Mr. President, I rise today to express my concern about the continued violence and humanitarian crisis in Yemen and to share my views on the resolution that is currently before us.

The conflict in Yemen has persisted for far too long.  I strongly support the efforts of the U.N. Special Envoy for Yemen Martin Griffiths to bring the internationally recognized Government of Yemen and the Houthis to the negotiating table in the near future with the goal of reaching a sustainable political solution.  I also welcome the call by Secretary Mattis and others for a cease fire that would provide space for such negotiations to occur while also providing a measure of relief to the Yemeni population that has suffered so horrifically during this conflict.

According to the United Nations, half of Yemen’s population – approximately 14 million people – are on the brink of famine and entirely reliant on external aid for their own survival.  These challenges have been exacerbated by mass displacement in much of the country and recent fighting in the vicinity of Hudaydah, one of Yemen’s only functioning ports through which approximately 70 percent of Yemen’s food and other supplies enter the country.  Even where food is available for purchase, reports indicate that currency inflation has made it too expensive for most Yemenis to afford.  More must be done by both the coalition and the Houthis to facilitate the flow of humanitarian aid into and throughout Yemen.

I also have significant concerns about persistent reports of civilian casualties and damage to civilian infrastructure in Yemen caused by both the Houthis and the coalition of armed forces led primarily by Saudi Arabia and the United Arab Emirates (UAE).  According to the United Nations, there have been nearly 17,000 documented civilian casualties since the beginning of the conflict – although that number is likely much higher given the difficulty of investigating such incidents in a conflict zone.  Most of these casualties have been the result of airstrikes by the Saudi-led coalition.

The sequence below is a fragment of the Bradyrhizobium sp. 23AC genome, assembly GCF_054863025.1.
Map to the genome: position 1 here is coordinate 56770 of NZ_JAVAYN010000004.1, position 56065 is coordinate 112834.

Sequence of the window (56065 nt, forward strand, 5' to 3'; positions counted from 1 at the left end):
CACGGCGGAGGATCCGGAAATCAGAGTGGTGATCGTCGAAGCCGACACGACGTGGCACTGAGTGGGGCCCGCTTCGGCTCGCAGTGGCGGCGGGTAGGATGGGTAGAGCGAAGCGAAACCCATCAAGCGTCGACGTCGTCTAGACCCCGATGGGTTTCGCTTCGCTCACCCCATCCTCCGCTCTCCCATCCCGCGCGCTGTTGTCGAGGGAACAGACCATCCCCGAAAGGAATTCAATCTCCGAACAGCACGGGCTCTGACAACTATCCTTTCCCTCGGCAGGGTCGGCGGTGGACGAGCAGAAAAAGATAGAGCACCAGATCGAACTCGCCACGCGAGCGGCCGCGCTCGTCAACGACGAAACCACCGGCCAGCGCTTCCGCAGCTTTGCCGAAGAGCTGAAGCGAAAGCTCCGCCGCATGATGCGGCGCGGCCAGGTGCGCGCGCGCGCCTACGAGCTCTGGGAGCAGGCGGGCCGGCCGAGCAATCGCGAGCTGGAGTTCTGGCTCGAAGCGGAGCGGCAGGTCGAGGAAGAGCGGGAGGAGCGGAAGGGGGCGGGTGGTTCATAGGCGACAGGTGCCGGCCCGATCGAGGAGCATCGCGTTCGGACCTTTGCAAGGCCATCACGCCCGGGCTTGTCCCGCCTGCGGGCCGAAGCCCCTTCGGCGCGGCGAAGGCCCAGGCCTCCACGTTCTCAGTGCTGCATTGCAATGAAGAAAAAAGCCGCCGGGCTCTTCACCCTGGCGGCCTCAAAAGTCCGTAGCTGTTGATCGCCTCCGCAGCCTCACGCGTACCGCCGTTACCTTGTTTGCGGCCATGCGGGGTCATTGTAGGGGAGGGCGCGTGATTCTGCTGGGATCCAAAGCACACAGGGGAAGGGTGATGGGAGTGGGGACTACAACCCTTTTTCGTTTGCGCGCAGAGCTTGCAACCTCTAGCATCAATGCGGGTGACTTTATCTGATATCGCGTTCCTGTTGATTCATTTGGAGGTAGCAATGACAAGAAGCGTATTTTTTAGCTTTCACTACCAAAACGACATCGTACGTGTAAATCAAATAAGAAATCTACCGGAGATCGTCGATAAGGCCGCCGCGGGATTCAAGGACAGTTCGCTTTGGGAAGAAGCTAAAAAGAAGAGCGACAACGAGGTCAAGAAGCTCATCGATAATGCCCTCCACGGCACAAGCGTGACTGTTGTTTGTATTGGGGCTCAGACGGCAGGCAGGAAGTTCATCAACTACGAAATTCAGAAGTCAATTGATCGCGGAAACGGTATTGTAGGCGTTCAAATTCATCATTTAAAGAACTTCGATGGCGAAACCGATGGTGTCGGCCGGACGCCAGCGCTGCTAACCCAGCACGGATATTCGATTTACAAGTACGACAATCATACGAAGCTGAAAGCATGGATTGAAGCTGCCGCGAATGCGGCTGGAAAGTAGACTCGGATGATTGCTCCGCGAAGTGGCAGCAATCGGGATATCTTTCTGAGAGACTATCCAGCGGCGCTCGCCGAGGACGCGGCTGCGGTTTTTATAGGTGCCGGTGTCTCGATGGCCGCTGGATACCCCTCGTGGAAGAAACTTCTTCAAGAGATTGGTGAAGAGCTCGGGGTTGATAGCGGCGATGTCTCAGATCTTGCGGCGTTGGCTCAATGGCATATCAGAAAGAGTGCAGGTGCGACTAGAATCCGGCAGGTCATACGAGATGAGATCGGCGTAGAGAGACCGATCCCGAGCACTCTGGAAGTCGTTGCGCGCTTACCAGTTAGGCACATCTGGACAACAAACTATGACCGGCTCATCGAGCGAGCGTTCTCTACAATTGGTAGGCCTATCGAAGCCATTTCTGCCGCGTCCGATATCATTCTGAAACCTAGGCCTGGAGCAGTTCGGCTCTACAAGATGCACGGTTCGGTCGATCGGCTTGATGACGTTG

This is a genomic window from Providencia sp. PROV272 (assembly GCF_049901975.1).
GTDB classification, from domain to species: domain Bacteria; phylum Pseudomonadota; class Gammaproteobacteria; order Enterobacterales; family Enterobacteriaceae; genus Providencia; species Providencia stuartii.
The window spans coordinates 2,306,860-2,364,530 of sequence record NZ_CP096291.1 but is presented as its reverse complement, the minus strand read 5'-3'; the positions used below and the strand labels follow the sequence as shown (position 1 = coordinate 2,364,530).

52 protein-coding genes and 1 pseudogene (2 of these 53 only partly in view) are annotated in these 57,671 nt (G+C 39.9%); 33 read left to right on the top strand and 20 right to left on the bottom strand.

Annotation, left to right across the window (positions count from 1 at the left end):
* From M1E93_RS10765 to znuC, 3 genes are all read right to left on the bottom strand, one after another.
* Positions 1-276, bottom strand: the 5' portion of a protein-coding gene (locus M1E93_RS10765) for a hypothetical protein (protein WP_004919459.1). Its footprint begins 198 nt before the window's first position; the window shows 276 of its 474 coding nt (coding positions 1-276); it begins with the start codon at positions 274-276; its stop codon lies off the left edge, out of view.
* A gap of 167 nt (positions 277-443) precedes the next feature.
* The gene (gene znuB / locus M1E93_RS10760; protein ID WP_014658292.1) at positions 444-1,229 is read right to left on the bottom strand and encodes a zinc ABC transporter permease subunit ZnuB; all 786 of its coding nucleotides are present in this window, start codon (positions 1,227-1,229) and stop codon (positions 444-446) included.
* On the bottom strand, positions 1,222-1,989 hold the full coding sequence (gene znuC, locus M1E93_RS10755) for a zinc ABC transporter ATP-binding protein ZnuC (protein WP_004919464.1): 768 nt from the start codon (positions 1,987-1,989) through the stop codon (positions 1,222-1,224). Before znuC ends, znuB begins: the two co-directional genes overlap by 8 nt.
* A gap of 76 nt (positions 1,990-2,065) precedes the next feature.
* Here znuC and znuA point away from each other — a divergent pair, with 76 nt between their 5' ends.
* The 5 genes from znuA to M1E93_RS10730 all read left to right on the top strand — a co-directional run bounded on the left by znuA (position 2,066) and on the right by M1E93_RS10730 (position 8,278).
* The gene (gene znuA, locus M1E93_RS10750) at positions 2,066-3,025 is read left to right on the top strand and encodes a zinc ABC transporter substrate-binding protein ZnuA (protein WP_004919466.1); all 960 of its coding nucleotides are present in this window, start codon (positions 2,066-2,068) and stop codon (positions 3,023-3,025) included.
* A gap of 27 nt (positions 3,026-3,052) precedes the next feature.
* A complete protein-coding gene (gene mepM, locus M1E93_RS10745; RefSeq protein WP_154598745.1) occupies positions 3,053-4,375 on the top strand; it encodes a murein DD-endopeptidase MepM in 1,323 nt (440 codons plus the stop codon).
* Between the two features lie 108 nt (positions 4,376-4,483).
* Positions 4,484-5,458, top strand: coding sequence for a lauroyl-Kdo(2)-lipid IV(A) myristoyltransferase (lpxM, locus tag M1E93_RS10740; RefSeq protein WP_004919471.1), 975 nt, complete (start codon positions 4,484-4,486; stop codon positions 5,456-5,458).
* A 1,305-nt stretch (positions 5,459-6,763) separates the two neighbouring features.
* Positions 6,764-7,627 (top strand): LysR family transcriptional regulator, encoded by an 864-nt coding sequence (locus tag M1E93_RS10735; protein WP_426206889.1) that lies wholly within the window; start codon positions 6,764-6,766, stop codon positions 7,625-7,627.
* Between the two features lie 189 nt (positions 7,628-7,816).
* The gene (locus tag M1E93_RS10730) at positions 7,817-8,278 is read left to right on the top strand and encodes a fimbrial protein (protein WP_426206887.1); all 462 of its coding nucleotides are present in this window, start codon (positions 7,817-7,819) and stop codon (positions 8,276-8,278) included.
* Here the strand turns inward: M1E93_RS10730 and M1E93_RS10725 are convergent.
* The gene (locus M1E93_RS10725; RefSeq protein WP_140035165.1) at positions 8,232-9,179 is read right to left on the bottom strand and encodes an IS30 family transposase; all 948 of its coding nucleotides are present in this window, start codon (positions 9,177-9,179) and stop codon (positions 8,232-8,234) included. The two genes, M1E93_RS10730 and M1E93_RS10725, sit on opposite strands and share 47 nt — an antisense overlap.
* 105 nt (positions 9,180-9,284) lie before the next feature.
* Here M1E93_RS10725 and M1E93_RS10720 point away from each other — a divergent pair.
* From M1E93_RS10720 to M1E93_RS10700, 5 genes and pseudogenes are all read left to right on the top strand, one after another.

Unfortunately, well-intentioned efforts by the U.S to help the coalition avoid civilian casualties have not produced sufficient results.  Far too many of the strikes by the coalition have killed or injured civilians and resulted in the destruction of infrastructure needed to provide basic services to the population, thereby exacerbating the humanitarian crisis.  Secretary Pompeo’s September certification that the coalition is taking “demonstrable action” to reduce the risk to civilians does not seem to be borne out by the facts on the ground.  According to reports, civilian casualty incidents increased dramatically over the summer.  Indeed, Secretary Pompeo’s own certification acknowledged that “Recent civilian casualty incidents indicate insufficient implementation of reforms and targeting processes” and “Investigations have not yielded accountability measures” into the behavior of coalition pilots flying missions into Yemen.

Any U.S. support to the Saudi-led coalition needs to be considered in a thoughtful and deliberate manner.  From a policy perspective, we should distinguish between assistance that is provided for defensive or non-combat purposes and that which could be used to enable offensive military operations in the Yemeni civil war.  I strongly support the recent announcement by Secretary of Defense Mattis that the U.S. would no longer provide aerial refueling support to the Saudi-led coalition – an outcome I have long advocated for.

Earlier this year, I led an effort with Senator Blumenthal and a number of other colleagues to raise concern about the apparent inability of the Department of Defense to account for required reimbursements from members of the Saudi-led coalition for aerial refueling support provided by the United States.  We were informed yesterday afternoon that, as a result of our inquiry, the Department has “found errors in its accounting” and would now be seeking full reimbursement from Saudi Arabia and UAE for aerial refueling support provided from March 2015 through September of this year – an action that is expected to recover millions of dollars in U.S. taxpayer funds.

Going forward, I believe that any U.S. assistance to members of the Saudi-led coalition should be explicitly limited to the following objectives: (1) enabling counterterrorism operations against al Qaeda and ISIS; (2) defending the territorial integrity of Saudi Arabia and UAE, including against ballistic missile and UAV threats; (3) preserving freedom of navigation in the maritime environment around Yemen; and (4) enhancing the training and professionalism of their armed forces with a primary focus on the adherence to the Law of Armed Conflict and the prevention of civilian casualties.  With particular regard to defense against ballistic missile and UAV threats, the United States cannot be in the positon of providing targeting information in Yemen that would be misused by Saudi or UAE forces either deliberately or through carelessness.